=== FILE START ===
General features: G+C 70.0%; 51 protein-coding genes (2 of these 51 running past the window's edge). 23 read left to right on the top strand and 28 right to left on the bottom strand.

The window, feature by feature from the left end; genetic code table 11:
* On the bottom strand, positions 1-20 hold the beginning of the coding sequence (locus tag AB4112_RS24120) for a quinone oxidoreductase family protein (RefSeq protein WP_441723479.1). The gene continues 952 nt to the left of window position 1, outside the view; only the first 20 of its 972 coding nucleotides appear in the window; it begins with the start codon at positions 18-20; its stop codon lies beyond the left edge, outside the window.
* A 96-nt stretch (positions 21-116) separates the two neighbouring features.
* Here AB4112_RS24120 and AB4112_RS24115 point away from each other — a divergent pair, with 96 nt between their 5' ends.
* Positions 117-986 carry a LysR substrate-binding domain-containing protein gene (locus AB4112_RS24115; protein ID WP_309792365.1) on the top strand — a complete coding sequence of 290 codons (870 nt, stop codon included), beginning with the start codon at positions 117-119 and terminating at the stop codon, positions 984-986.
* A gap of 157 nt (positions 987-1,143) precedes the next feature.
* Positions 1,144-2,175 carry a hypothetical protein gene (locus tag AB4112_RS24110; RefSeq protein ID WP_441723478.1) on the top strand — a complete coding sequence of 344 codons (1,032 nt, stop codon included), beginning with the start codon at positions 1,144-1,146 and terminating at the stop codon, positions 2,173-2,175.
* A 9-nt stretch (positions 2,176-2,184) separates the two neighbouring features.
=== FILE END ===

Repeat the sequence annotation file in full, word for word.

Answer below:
General features: G+C 70.0%; 51 protein-coding genes (2 of these 51 running past the window's edge). 23 read left to right on the top strand and 28 right to left on the bottom strand.

The window, feature by feature from the left end; genetic code table 11:
* On the bottom strand, positions 1-20 hold the beginning of the coding sequence (locus tag AB4112_RS24120) for a quinone oxidoreductase family protein (RefSeq protein WP_441723479.1). The gene continues 952 nt to the left of window position 1, outside the view; only the first 20 of its 972 coding nucleotides appear in the window; it begins with the start codon at positions 18-20; its stop codon lies beyond the left edge, outside the window.
* A 96-nt stretch (positions 21-116) separates the two neighbouring features.
* Here AB4112_RS24120 and AB4112_RS24115 point away from each other — a divergent pair, with 96 nt between their 5' ends.
* Positions 117-986 carry a LysR substrate-binding domain-containing protein gene (locus AB4112_RS24115; protein ID WP_309792365.1) on the top strand — a complete coding sequence of 290 codons (870 nt, stop codon included), beginning with the start codon at positions 117-119 and terminating at the stop codon, positions 984-986.
* A gap of 157 nt (positions 987-1,143) precedes the next feature.
* Positions 1,144-2,175 carry a hypothetical protein gene (locus tag AB4112_RS24110; RefSeq protein ID WP_441723478.1) on the top strand — a complete coding sequence of 344 codons (1,032 nt, stop codon included), beginning with the start codon at positions 1,144-1,146 and terminating at the stop codon, positions 2,173-2,175.
* A 9-nt stretch (positions 2,176-2,184) separates the two neighbouring features.